UDAAP Updates to Include Discrimination

For the first time in nearly a decade, the CFPB recently updated the Unfair, Deceptive, or Abusive Acts or Practices (UDAAPs) examination procedures.  The updates mainly focused on two areas of the procedures: 1) the section discussing unfair acts or practices, and 2) the procedures contained in the second half of the manual for evaluating the bank’s policies, procedures and processes. These changes seem to align with the current administration’s focus on consumer protections and fair lending issues such as redlining, pricing and certain biases in computer models and algorithms.

The first area of change includes a new authority under UDAAP to address discriminatory conduct in connection with a non-credit products or services.  We’re used to seeing regulators address discriminatory conduct regarding credit products or services under fair lending and ECOA, and this is an effort by the CFPB to address discrimination in the offering of non-credit products and services in a similar way.  In the example provided by the CFPB in the updated manual, not allowing African-American consumers to open deposit accounts, or subjecting African-American consumers to different requirements to open deposit accounts, may be an unfair practice even in those instances when ECOA does not apply to the transaction.

Traditionally the exam manual stated that an unfair act or practice could be a UDAAP violation if it caused substantial injury to consumers that they could not reasonably avoid, where the injury is not outweighed by countervailing benefits to consumers or competition.  The updated exam manual retains the same general standard, with the exception that consumers cannot reasonably avoid discrimination.  This appears to create a standard for instances of discrimination being an act or practice that causes substantial injury where the injury is not outweighed by countervailing benefits to consumers or competition.  Furthermore, although substantial injury is still the requirement for an unfair act or practice, the updated manual states that emotional impacts such as “dignitary harm” may contribute to substantial injury, despite not normally being considered substantial injury by itself.

The second area of change includes updates to the exam procedures to focus on preventing discriminatory conduct.  As part of the document review, in addition to looking at things like training materials and consumer complaint files, the manual now includes the following: 1) a review of documentation regarding the use of models, algorithms, and decision-making processes, 2) information regarding customer demographics, and 3) any demographic research relating to advertising of consumer financial products or services.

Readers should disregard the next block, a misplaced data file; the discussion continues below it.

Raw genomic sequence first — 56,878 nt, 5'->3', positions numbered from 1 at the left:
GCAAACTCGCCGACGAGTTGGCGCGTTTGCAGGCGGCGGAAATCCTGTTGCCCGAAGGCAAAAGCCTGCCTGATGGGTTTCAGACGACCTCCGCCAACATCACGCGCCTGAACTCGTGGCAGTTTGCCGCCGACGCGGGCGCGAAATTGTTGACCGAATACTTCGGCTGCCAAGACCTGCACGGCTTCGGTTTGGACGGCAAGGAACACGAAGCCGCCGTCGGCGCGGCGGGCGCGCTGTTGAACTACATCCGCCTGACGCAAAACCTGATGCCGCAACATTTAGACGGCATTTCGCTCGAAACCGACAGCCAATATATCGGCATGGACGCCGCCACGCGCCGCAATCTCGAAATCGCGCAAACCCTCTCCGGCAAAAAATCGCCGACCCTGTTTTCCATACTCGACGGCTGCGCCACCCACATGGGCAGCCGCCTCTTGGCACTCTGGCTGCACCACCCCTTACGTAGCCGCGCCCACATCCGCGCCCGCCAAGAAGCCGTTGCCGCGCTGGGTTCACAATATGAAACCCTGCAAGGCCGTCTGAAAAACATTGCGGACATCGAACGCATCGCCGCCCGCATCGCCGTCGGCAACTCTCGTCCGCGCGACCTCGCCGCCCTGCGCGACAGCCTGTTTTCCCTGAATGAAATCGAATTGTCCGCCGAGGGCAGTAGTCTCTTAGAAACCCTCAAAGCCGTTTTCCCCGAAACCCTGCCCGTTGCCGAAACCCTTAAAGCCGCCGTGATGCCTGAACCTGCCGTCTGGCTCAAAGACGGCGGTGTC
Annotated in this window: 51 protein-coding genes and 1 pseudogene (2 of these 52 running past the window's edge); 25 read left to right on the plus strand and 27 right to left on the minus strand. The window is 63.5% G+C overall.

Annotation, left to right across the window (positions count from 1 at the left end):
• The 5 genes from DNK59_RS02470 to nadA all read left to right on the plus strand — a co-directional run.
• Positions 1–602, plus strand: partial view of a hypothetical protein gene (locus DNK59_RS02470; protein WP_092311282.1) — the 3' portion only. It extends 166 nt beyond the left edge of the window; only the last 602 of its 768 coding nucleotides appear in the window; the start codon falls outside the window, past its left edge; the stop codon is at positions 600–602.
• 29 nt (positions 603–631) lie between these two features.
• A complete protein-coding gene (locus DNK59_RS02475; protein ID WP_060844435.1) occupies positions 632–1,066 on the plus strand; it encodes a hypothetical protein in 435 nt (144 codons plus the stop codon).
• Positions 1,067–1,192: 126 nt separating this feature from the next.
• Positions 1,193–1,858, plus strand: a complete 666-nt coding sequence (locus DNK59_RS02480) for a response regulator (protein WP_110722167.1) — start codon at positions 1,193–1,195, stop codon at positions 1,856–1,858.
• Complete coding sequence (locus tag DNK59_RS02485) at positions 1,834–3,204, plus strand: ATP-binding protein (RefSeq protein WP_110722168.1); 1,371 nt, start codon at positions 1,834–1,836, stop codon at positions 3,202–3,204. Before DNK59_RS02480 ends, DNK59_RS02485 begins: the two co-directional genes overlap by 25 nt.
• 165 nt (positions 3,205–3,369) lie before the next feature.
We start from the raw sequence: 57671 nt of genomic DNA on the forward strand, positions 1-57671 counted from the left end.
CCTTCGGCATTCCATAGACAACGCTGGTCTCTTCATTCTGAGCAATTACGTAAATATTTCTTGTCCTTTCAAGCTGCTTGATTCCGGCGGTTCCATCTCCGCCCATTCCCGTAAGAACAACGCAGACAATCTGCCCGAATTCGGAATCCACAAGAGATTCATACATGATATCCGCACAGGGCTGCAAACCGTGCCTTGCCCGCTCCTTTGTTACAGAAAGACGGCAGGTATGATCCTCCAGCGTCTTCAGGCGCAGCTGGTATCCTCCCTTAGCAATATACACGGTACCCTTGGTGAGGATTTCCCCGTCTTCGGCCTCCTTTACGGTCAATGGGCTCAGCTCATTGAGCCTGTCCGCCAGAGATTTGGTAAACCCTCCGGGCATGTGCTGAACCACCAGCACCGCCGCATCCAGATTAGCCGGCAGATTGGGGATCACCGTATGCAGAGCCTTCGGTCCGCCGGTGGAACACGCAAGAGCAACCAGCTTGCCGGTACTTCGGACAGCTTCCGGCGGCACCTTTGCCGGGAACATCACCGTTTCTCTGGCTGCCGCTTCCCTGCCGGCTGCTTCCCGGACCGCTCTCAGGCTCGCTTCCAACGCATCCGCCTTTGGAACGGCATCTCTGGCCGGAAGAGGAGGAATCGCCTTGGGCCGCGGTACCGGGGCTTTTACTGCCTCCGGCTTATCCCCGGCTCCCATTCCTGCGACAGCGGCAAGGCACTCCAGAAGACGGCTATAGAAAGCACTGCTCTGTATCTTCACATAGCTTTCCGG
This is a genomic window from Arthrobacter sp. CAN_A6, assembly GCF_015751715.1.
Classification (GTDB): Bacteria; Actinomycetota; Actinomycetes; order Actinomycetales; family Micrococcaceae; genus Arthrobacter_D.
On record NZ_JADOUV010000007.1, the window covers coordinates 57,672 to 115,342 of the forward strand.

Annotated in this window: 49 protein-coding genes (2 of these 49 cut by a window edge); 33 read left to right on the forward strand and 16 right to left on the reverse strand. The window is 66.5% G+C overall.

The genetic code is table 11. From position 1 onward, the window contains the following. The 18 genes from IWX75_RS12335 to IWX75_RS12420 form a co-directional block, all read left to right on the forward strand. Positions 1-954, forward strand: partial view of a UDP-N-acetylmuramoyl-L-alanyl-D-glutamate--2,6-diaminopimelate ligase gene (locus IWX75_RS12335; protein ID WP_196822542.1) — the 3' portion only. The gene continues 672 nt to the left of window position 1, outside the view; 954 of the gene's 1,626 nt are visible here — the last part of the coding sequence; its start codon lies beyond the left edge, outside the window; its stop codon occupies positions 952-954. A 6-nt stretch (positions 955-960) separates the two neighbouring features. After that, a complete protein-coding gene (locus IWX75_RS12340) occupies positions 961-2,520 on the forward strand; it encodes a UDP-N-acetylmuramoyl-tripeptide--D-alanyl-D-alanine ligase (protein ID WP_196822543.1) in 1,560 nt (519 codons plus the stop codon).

As a part of reviewing a bank’s written policies and procedures, audit reports, management reports, examination reports, etc. for UDAAP concerns, the examiner will additionally determine: 1) whether the bank has a process to prevent discrimination in relation to all aspects of consumer financial products or services, including the evaluation of all policies, procedures and processes, and continued monitoring for discrimination after implementation, and 2) whether the bank’s compliance program includes an established process for periodic analysis and monitoring of all decision-making processes, and a process to take corrective action to address any potential UDAAP concerns related to their use.

Further when reviewing internal controls in addition to looking for potential UDAAP concerns, the updated procedures now include the following four considerations: 1) whether the bank has established policies and procedures to review, test, and monitor any decision-making processes it uses for discrimination, 2) whether the bank has established policies and procedures to mitigate discrimination arising from the use of its decision-making processes, 3) whether the bank’s policies, procedures and practices target or exclude consumers from products and services, or offer different terms and conditions, in a discriminatory manner, and 4) whether the bank has appropriate training to prevent discrimination.

The final significant changes come in the section on potential areas for transaction testing, where six new areas have been added: 1) the bank gives inferior terms to one customer demographic compared to others, 2) the bank offers more products or services to one customer demographic compared to others, 3) bank employees treat customers of certain demographics worse or provide extra assistance or exceptions to customers of certain demographics, 4) the bank engages in targeted advertising or marketing in a discriminatory way, 5) the bank uses decision-making processes in its eligibility determinations, underwriting, pricing, servicing or collections that result in discrimination, and 6) the bank fails to evaluate and make necessary adjustments and corrections to prevent discrimination.

As is evident by this overview of the updates, the changes for banks in drafting their policies, procedures and processes could be significant, so you’ll want to review relevant documentation to prepare for future examinations.